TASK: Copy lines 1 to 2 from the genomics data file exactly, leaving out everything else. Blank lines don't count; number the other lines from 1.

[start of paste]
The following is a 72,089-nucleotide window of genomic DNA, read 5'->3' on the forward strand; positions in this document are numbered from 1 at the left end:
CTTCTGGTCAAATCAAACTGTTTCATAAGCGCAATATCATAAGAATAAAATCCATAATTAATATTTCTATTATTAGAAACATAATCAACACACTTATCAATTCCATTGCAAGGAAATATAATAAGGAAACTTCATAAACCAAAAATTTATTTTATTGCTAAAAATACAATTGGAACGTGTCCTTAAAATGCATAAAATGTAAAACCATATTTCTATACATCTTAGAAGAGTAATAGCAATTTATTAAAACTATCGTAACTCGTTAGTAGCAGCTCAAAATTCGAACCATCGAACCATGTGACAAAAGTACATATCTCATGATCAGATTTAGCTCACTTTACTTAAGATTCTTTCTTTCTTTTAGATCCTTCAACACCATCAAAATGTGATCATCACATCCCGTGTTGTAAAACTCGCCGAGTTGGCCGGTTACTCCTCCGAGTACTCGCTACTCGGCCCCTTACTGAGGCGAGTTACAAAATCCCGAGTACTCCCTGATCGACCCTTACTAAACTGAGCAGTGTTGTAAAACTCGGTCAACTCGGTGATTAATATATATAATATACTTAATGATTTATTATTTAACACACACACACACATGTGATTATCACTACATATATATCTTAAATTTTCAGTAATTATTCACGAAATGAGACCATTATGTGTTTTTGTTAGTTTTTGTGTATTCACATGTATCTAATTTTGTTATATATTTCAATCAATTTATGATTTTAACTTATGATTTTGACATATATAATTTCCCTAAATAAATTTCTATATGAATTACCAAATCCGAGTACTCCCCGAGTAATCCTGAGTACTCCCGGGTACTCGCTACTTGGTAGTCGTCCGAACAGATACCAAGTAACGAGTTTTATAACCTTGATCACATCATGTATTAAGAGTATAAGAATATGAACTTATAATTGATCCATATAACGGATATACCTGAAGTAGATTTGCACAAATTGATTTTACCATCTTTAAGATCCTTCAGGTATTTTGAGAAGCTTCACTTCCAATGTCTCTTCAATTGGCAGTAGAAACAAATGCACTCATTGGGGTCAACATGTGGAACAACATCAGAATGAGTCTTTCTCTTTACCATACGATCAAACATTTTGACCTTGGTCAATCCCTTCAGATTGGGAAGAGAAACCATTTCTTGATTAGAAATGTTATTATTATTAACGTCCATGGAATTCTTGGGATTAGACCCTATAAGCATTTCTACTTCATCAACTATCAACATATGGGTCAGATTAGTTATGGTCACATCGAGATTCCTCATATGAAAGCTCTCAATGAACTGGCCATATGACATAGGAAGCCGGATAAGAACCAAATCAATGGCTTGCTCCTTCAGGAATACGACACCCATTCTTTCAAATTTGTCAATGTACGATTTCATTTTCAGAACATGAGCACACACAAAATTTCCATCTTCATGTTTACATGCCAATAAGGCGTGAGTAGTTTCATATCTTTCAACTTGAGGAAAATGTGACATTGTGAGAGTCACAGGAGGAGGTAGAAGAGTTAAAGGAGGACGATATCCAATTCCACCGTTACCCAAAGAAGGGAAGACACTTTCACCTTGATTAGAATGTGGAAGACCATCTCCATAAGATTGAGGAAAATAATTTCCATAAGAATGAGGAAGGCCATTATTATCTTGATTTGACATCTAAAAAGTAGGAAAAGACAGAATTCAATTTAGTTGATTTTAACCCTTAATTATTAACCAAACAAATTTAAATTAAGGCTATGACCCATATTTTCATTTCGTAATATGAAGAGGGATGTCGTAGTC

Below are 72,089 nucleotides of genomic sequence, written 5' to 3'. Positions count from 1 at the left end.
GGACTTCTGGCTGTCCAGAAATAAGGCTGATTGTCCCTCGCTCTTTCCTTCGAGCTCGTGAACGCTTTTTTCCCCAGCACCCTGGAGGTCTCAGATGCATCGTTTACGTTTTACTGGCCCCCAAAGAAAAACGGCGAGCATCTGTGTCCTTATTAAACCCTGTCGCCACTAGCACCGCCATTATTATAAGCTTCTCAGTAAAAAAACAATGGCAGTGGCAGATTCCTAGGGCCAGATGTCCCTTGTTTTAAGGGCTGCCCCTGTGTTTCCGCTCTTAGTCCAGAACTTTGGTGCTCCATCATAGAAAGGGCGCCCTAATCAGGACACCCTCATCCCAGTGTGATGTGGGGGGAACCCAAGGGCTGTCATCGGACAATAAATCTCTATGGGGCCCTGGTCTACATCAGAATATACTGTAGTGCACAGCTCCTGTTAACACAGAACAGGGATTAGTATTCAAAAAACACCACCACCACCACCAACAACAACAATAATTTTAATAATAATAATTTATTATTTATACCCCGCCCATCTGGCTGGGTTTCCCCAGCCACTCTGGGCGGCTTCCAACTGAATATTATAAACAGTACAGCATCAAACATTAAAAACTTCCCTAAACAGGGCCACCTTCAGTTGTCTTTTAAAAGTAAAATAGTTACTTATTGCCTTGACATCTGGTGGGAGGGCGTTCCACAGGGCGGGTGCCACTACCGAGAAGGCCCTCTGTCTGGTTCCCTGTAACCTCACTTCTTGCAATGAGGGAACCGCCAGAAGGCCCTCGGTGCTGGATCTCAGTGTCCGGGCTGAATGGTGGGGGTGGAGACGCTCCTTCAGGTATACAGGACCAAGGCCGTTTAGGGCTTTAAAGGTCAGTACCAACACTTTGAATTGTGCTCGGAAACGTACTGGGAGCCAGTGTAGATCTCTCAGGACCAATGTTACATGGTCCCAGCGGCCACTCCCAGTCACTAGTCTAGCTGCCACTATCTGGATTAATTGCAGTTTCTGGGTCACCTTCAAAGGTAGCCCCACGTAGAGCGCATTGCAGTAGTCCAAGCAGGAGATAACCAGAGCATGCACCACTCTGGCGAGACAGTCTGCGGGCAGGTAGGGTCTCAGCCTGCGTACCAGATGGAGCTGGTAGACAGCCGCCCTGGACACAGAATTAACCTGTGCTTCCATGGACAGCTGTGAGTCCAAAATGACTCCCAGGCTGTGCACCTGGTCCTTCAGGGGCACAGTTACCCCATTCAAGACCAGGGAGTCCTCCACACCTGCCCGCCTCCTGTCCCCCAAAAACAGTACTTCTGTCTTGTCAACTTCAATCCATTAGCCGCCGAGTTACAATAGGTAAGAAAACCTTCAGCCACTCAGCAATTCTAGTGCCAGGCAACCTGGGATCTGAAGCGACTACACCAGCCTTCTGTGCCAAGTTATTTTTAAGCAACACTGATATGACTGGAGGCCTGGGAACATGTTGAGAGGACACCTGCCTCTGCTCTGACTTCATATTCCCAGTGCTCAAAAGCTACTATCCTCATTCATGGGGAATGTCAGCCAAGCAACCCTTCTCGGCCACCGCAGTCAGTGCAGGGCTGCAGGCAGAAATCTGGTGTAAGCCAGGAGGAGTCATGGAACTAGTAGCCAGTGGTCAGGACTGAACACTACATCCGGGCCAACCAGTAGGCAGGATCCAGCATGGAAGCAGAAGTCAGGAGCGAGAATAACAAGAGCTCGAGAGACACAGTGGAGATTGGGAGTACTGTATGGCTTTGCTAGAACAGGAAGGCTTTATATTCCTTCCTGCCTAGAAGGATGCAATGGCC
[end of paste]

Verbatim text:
The following is a 72,089-nucleotide window of genomic DNA, read 5'->3' on the forward strand; positions in this document are numbered from 1 at the left end:
CTTCTGGTCAAATCAAACTGTTTCATAAGCGCAATATCATAAGAATAAAATCCATAATTAATATTTCTATTATTAGAAACATAATCAACACACTTATCAATTCCATTGCAAGGAAATATAATAAGGAAACTTCATAAACCAAAAATTTATTTTATTGCTAAAAATACAATTGGAACGTGTCCTTAAAATGCATAAAATGTAAAACCATATTTCTATACATCTTAGAAGAGTAATAGCAATTTATTAAAACTATCGTAACTCGTTAGTAGCAGCTCAAAATTCGAACCATCGAACCATGTGACAAAAGTACATATCTCATGATCAGATTTAGCTCACTTTACTTAAGATTCTTTCTTTCTTTTAGATCCTTCAACACCATCAAAATGTGATCATCACATCCCGTGTTGTAAAACTCGCCGAGTTGGCCGGTTACTCCTCCGAGTACTCGCTACTCGGCCCCTTACTGAGGCGAGTTACAAAATCCCGAGTACTCCCTGATCGACCCTTACTAAACTGAGCAGTGTTGTAAAACTCGGTCAACTCGGTGATTAATATATATAATATACTTAATGATTTATTATTTAACACACACACACACATGTGATTATCACTACATATATATCTTAAATTTTCAGTAATTATTCACGAAATGAGACCATTATGTGTTTTTGTTAGTTTTTGTGTATTCACATGTATCTAATTTTGTTATATATTTCAATCAATTTATGATTTTAACTTATGATTTTGACATATATAATTTCCCTAAATAAATTTCTATATGAATTACCAAATCCGAGTACTCCCCGAGTAATCCTGAGTACTCCCGGGTACTCGCTACTTGGTAGTCGTCCGAACAGATACCAAGTAACGAGTTTTATAACCTTGATCACATCATGTATTAAGAGTATAAGAATATGAACTTATAATTGATCCATATAACGGATATACCTGAAGTAGATTTGCACAAATTGATTTTACCATCTTTAAGATCCTTCAGGTATTTTGAGAAGCTTCACTTCCAATGTCTCTTCAATTGGCAGTAGAAACAAATGCACTCATTGGGGTCAACATGTGGAACAACATCAGAATGAGTCTTTCTCTTTACCATACGATCAAACATTTTGACCTTGGTCAATCCCTTCAGATTGGGAAGAGAAACCATTTCTTGATTAGAAATGTTATTATTATTAACGTCCATGGAATTCTTGGGATTAGACCCTATAAGCATTTCTACTTCATCAACTATCAACATATGGGTCAGATTAGTTATGGTCACATCGAGATTCCTCATATGAAAGCTCTCAATGAACTGGCCATATGACATAGGAAGCCGGATAAGAACCAAATCAATGGCTTGCTCCTTCAGGAATACGACACCCATTCTTTCAAATTTGTCAATGTACGATTTCATTTTCAGAACATGAGCACACACAAAATTTCCATCTTCATGTTTACATGCCAATAAGGCGTGAGTAGTTTCATATCTTTCAACTTGAGGAAAATGTGACATTGTGAGAGTCACAGGAGGAGGTAGAAGAGTTAAAGGAGGACGATATCCAATTCCACCGTTACCCAAAGAAGGGAAGACACTTTCACCTTGATTAGAATGTGGAAGACCATCTCCATAAGATTGAGGAAAATAATTTCCATAAGAATGAGGAAGGCCATTATTATCTTGATTTGACATCTAAAAAGTAGGAAAAGACAGAATTCAATTTAGTTGATTTTAACCCTTAATTATTAACCAAACAAATTTAAATTAAGGCTATGACCCATATTTTCATTTCGTAATATGAAGAGGGATGTCGTAGTC